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the banality of gone-wildness

This Magazine Staff

Brave, chilling journalism from Claire Hoffman in the LA Times Magazine last weekend. She spends a day with Joe Francis, founder of the third-wave feminism challenging Girls Gone Wild video porn empire. The eternal fratboy, Francis’ ability to talk barely 18 year old girls into lifting their shirts for the camera has made him super-rich and, apparently, tragically unacquainted with any reality I understand.
Here’s an understatement. There’s a lot going on with sexuality these days. Liberating? Absolutely. Dumb taboo busting? Sure. Certainly that day almost thirty years ago when my buddy and I stole a Playboy seems just beautifully quaint by comparison to some of the stuff in this article:
Francis has aimed his cameras at a generation whose notions of privacy and sexuality are different from any other. Nursed on MySpace profiles and reality television, many young people today are comfortable with being perpetually photographed and having those images posted on the Internet for anyone to see. The boundaries that once contained sexuality have also fallen away. Whether it’s 13-year-olds watching a Britney Spears video, 16-year-olds getting their pubic hair waxed to emulate porn stars or 17-year-olds viewing videos of celebrities performing the most intimate acts, youth culture is soaked in sexuality.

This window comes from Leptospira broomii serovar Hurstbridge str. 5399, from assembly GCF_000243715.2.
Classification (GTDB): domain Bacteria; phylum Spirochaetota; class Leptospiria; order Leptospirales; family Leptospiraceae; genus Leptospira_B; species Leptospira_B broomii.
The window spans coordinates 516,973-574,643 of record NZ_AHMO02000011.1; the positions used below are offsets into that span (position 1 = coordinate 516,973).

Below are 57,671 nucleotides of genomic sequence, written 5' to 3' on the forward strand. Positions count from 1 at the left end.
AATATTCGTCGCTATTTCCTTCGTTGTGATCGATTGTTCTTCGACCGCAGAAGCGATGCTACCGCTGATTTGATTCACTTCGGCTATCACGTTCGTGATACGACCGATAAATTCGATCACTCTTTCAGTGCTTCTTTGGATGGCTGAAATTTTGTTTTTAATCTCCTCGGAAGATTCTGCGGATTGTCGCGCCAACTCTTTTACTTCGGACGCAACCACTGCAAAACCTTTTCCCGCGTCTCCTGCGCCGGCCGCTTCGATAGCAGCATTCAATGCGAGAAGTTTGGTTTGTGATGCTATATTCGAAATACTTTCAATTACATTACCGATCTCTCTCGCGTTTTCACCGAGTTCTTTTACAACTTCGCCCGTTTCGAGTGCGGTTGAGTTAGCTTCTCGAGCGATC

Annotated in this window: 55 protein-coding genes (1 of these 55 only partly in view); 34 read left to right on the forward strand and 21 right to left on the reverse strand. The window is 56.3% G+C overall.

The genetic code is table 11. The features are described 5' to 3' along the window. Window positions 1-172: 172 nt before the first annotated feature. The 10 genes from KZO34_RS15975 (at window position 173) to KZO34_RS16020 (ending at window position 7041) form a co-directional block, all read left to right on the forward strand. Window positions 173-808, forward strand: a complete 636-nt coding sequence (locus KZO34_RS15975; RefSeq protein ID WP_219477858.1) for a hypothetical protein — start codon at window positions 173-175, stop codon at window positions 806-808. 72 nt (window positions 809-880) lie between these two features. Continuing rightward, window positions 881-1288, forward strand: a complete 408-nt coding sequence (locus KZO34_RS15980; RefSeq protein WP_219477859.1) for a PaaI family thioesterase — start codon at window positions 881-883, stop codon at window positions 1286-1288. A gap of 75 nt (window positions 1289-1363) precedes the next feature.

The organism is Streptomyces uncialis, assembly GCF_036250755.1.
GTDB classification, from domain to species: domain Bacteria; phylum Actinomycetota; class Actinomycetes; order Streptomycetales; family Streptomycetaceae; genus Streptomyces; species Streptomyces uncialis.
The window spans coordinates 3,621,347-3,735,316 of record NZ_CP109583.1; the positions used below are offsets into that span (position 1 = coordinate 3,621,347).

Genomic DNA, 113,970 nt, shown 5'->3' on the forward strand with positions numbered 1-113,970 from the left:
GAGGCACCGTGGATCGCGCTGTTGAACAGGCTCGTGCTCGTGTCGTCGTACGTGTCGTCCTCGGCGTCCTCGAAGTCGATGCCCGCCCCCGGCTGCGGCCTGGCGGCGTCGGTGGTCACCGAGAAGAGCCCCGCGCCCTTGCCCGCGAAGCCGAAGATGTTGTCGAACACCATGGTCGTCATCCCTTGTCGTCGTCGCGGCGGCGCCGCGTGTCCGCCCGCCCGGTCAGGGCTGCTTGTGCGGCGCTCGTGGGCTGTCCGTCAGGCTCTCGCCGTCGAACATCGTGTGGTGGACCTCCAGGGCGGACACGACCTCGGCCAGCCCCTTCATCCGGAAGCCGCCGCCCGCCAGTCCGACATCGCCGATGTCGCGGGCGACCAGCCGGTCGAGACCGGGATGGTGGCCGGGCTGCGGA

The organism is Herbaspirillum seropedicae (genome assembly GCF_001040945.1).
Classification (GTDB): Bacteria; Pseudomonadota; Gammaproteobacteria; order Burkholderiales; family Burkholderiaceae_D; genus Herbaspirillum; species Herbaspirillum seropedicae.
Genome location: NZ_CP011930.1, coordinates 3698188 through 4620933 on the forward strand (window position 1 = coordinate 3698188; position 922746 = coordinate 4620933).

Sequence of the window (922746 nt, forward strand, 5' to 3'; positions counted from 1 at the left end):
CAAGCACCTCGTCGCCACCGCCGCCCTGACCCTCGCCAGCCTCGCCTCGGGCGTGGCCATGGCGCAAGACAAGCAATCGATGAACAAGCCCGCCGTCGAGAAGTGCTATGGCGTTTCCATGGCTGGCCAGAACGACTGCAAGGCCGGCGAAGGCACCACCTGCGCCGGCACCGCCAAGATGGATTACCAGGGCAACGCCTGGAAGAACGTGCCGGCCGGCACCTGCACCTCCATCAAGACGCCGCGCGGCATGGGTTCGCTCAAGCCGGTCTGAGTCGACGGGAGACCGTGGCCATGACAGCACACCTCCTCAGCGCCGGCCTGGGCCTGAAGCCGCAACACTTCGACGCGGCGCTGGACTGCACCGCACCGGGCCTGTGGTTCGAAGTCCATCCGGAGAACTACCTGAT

Nothing new here. Until:
It seems like Francis spends a lot of money on lawyers. I guess that comes with the territory of filming strangers who take off their clothes. More than a dozen women have sued him, alleging that his company used images of them exposing their bodies on “Girls Gone Wild” videos, box covers and infomercials without their permission. Only a few have convinced the courts that they were unwitting victims. For the most part, judges and juries have sided with Francis’ 1st Amendment argument that the plaintiffs’ images were captured in public places and that the company was free to use them as it pleased, particularly in light of the fact that the women had signed waivers.
And here’s one for all of us who learned our feminism in the 80’s:
…teenagers, like the ones in this club, see cameras as validation. “Most guys want to have sex with me and maybe I could meet one new guy, but if I get filmed everyone could see me,” Bultema says. “If you do this, you might get noticed by somebody – to be an actress or a model.”
I ask her why she wants to get noticed. “You want people to say, ‘Hey, I saw you.’ Everybody wants to be famous in some way. Getting famous will get me anything I want. If I walk into somebody’s house and said, ‘Give me this,’ I could have it.”
It gets worse.
Read the story. Take a shower.

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